Learning from Paris
Paris Rive Gauche is a development to the east of the centre of the French capital. The site covers an area of 130 ha and includes suburban and long distance railway lines and sidings emerging from Austerlitz station. Some twenty years ago SEMAPA (Société d’Etude, de Maitrise d’Ouvrage et d’Aménagement Parisienne) - a sort of development corporation - drew up a master plan for the area. This included decking over 26 ha of tracks and drawing up a series of volumetric blocks that would be sold to developers who would then design buildings to fill in the blocks. Although the developers would choose their own architects - in consultation with SEMAPA - groups of blocks would be curated by a chosen architect/masterplanner. Now that sections of the plan are complete and in use one can see how the finished product mirrors the original plan and start to understand some of the lessons it might have for London.
French planning lacks the flexibility if the English system. Is this a good thing or a bad thing I wondered as I visited Rive Gauche with a group of London planners recently. The grand avenue that runs through the the centre of the site, long and straight to follow the rails tracks beneath, suffers from a rigidly controlled eaves height and flat facades. It fails to deliver the sort of boulevard effect that the French normally do so well. However as you turn off into the side streets the character changes - here a tighter grain, landscaping and well designed resi buildings create a delightful series of new spaces. This is particularly the case in the area around the Diderot university overseen by Christian de Portzamparc.
What interested me about Rive Gauche is that as a development it is almost exactly the same size as Old Oak Common, an Opportunity Area in the current London Plan with the aim of delivering some 19,000 new home homes. Old Oak Common is also riven with railway lines and will mark the conjunction of HS2 and Crossrail. The Mayoral Development Corporation set up by Boris Johnson is currently working on the master plan for the area and several of its key people were on the trip to Rive Gauche.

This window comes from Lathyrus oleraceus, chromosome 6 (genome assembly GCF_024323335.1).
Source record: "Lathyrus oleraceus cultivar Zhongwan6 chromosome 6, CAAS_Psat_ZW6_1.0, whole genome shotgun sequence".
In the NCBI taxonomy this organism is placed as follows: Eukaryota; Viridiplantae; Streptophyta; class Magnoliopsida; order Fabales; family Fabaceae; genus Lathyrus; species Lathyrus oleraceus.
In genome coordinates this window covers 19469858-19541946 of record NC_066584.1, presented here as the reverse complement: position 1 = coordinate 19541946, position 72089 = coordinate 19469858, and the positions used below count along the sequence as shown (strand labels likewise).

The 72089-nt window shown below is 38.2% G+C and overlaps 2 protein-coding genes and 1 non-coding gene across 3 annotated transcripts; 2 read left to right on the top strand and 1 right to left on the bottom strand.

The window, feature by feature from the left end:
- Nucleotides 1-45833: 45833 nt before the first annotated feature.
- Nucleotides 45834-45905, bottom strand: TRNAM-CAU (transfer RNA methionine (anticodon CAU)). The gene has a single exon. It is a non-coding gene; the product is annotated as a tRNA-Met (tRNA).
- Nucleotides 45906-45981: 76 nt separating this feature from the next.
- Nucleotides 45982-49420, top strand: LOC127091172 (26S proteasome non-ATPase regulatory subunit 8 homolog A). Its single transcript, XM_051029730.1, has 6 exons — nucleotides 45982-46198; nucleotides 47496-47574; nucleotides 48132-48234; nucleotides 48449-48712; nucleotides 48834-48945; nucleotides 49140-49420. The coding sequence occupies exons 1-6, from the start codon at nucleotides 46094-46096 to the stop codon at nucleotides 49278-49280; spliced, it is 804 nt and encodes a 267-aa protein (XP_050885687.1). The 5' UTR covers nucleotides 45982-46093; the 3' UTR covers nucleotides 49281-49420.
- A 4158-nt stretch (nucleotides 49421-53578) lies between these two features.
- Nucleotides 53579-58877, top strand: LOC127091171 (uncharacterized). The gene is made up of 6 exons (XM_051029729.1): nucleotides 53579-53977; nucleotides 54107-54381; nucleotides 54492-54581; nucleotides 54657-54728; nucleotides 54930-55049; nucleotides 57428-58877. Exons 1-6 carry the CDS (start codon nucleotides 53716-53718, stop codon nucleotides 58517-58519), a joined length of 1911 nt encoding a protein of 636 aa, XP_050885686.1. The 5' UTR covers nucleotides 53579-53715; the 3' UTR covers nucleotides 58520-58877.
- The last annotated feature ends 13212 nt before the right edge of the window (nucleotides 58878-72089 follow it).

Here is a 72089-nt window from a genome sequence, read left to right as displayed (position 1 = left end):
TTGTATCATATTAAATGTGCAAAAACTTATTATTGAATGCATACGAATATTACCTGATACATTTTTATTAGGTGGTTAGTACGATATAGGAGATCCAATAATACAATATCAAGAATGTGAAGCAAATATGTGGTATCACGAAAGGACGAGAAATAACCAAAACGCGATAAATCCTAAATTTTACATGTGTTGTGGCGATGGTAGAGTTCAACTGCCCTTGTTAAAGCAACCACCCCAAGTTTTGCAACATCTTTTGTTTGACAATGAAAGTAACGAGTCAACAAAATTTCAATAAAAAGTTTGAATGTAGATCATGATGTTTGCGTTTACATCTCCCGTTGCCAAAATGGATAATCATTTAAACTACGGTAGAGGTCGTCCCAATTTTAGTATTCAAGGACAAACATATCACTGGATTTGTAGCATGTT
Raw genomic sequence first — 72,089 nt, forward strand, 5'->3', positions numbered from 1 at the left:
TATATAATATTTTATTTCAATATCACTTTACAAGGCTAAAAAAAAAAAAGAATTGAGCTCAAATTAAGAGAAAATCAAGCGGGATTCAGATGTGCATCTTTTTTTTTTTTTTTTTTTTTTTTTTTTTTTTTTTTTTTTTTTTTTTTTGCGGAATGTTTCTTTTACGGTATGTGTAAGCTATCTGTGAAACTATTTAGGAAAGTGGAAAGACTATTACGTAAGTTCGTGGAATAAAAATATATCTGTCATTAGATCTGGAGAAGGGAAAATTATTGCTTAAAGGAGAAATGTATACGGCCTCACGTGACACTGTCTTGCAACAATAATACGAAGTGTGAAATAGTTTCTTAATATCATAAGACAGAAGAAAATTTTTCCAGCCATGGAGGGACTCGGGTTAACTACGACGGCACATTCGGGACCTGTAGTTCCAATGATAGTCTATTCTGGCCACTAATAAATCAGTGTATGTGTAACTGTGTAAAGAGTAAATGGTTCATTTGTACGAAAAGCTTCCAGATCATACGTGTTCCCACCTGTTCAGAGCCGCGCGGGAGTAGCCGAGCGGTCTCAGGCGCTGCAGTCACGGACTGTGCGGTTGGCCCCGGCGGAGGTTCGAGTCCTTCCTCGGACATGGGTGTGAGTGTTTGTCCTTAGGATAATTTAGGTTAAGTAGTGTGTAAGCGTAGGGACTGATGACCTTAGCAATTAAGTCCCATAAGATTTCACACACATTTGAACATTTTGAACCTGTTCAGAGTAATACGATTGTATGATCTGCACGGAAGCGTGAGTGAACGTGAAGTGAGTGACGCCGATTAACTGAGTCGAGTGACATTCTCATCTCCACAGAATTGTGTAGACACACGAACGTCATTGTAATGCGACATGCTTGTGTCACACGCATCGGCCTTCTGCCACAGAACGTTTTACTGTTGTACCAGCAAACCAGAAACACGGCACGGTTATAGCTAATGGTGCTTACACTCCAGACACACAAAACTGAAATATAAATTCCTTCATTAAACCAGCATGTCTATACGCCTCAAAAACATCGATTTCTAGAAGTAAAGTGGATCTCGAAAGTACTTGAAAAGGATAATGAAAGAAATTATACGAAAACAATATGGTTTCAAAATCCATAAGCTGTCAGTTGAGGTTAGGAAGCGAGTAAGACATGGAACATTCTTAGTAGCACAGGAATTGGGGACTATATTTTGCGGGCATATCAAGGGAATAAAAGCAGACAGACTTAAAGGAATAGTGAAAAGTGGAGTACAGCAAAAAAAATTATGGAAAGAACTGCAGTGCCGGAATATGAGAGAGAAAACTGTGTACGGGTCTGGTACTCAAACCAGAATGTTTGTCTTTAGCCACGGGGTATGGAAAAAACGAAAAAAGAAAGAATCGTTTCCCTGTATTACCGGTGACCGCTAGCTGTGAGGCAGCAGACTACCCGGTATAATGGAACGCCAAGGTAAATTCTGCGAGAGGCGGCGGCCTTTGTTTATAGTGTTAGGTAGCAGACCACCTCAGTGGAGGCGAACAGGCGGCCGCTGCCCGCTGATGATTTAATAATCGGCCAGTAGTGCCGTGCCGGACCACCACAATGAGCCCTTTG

So what can one learn from seeing how the French do things? First that a rigid master plan is no guarantee of quality place making, the inbuilt flexibility of the less dirigiste English system delivers greater variety and interest to the street scene. But if you want to create a coherent piece of city do you need tighter controls than is the case in current opportunity areas? Should you deck over rail lines? This is clearly important of you want to create permeable pieces of city but the technical issues are formidable - SNCF insists that the French contractors could only work for two hours each night, - and Network Rail are not known to be much more cooperative. In the end it comes down to cost - even the French find it an expensive way of creating land. The master plan for a site the other side of the Seine, also with multiple rail lines and currently being designed by Rogers Stirk Harbour, has eschewed decking in favour of islands of development connected by bridges on the grounds of cost.
Perhaps the most interesting lesson of all was when the group visited the offices of APUR, the City’s Urbanism Studio, whose offices were appropriately on the 15th floor of municipal offices with a stunning view of tout Paris from their outside terrace. Such a vantage point allows you to see that although the very centre of the city is low rise, Paris is ringed by towers - over a hundred of them - and not just at La Defense. With tall buildings on the agenda at Old Oak Common and the need to densify outer London’s town centres, is this the future shape of the UK capital?
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